Tuberculosis Vaccine MVA85A Fails To Protect Babies in South Africa

First Posted: Feb 04, 2013 01:58 PM EST

A promising booster vaccine for tuberculosis resulted in failure after more than a decade of testing.

As TB, a contagious bacterial infection that involves the lungs, but may spread to other organs, is the leading cause of death among people with HIV in South Africa, this has created a major setback in the fight against the infection.

This was the first big study in infants since the Bacillus Calmette-Guerin (BCG) vaccine was introduced in 1921 according to NPR

Unfortunately, BCG proved to only be partially effective against the bacterium that causes TB, causing several international teams to work on new vaccines. The latest, known as MVA85A, unfortunately has failed to protect babies who had already had BCG.

A trial for the vaccine was conducted in South Africa, composed of 2,974 healthy children aged four to six months, half of whom received MVA85A, with the rest receiving a placebo. After two years, each participant was followed up with.

With reports from The Lancet medical journal, 32 cases of TB were found in those who had received the vaccine as compared to the 39 in the placebo group, giving an effectiveness of 17 percent, a rather small amount.

Designed to boost immune responses that have been primed by the BCG vaccine, MVA85A has been undergoing human trials for a long period, showing it to be a safe and stimulate a high level of immune response in adults.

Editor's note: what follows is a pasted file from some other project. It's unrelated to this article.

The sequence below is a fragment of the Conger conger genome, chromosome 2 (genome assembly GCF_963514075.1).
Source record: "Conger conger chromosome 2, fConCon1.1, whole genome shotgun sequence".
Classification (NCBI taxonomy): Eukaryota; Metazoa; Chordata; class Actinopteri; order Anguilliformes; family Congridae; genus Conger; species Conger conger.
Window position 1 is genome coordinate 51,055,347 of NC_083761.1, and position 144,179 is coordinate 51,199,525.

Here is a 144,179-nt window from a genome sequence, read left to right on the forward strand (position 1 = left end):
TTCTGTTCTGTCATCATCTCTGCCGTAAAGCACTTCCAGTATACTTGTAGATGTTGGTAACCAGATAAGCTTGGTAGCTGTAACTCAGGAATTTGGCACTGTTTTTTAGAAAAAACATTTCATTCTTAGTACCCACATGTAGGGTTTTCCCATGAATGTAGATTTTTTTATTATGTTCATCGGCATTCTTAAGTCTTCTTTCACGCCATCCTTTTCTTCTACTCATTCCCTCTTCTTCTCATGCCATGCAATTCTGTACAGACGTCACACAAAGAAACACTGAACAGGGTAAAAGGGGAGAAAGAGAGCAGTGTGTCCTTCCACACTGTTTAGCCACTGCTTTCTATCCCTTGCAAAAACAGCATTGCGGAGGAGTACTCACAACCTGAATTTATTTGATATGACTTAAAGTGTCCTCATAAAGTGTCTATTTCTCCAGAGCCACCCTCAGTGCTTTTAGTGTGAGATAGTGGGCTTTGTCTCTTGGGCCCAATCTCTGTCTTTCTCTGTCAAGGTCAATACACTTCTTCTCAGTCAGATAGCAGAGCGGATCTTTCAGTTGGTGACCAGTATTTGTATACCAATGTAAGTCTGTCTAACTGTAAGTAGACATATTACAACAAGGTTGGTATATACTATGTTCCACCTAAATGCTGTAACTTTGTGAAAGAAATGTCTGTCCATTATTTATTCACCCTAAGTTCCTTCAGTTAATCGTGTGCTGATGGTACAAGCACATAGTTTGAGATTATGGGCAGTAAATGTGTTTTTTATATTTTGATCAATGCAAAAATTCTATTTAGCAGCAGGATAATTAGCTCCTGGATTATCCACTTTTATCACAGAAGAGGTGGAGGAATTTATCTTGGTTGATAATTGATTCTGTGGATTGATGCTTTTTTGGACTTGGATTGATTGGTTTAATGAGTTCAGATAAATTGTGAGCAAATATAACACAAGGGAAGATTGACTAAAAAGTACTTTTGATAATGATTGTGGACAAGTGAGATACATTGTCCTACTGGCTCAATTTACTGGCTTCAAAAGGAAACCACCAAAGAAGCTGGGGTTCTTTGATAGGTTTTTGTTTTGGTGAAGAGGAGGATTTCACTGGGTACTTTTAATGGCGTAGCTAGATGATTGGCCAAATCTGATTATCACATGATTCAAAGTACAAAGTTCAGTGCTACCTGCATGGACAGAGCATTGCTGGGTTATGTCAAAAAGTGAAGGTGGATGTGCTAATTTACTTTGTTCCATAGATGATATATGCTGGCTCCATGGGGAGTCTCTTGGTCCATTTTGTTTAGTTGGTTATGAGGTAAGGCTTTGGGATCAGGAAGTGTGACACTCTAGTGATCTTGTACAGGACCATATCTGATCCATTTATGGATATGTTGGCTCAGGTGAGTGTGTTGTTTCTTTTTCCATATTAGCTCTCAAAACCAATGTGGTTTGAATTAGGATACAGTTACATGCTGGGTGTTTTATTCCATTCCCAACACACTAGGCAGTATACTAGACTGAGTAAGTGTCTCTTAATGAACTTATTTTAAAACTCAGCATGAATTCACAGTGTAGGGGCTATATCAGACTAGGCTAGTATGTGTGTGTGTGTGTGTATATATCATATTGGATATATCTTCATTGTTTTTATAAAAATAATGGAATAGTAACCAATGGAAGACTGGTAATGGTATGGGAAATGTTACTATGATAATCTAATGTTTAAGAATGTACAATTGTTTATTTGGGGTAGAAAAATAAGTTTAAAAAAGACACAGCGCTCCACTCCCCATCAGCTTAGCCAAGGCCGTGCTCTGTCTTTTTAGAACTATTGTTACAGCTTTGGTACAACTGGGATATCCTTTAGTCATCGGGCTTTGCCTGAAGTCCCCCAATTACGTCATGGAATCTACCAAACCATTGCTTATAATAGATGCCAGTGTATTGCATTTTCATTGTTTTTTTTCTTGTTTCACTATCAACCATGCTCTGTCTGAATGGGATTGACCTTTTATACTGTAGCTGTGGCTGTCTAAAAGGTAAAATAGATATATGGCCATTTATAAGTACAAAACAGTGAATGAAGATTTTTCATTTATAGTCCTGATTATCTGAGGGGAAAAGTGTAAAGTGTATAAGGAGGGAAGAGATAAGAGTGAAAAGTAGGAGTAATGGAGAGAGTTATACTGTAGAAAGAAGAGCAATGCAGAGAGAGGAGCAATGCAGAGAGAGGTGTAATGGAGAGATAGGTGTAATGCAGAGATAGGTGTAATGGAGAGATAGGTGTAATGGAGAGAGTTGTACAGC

"(It) induced modest immune responses against TB in the infants, but these were much lower than those previously seen in adults, and were insufficient to protect against the disease," Professor Helen McShane said in a statement of the University of Oxford. She is known for developing the vaccine.

"This is the first efficacy trial of a new TB vaccine since Bacille Calmette- Guérin, a significant step in itself, and there is much that we and others can learn from the study and the data it has produced."  

Christopher Dye of the World Health Organization (WHO) and Paul Fine of the London School of Hygiene and Tropical Medicine also said in a statement that though the results were disappointing, they were "not a terminal prognosis for MVA85A, or for any of the other tuberculosis vaccines in development," adding that "now is a key moment in tuberculosis vaccine research." 

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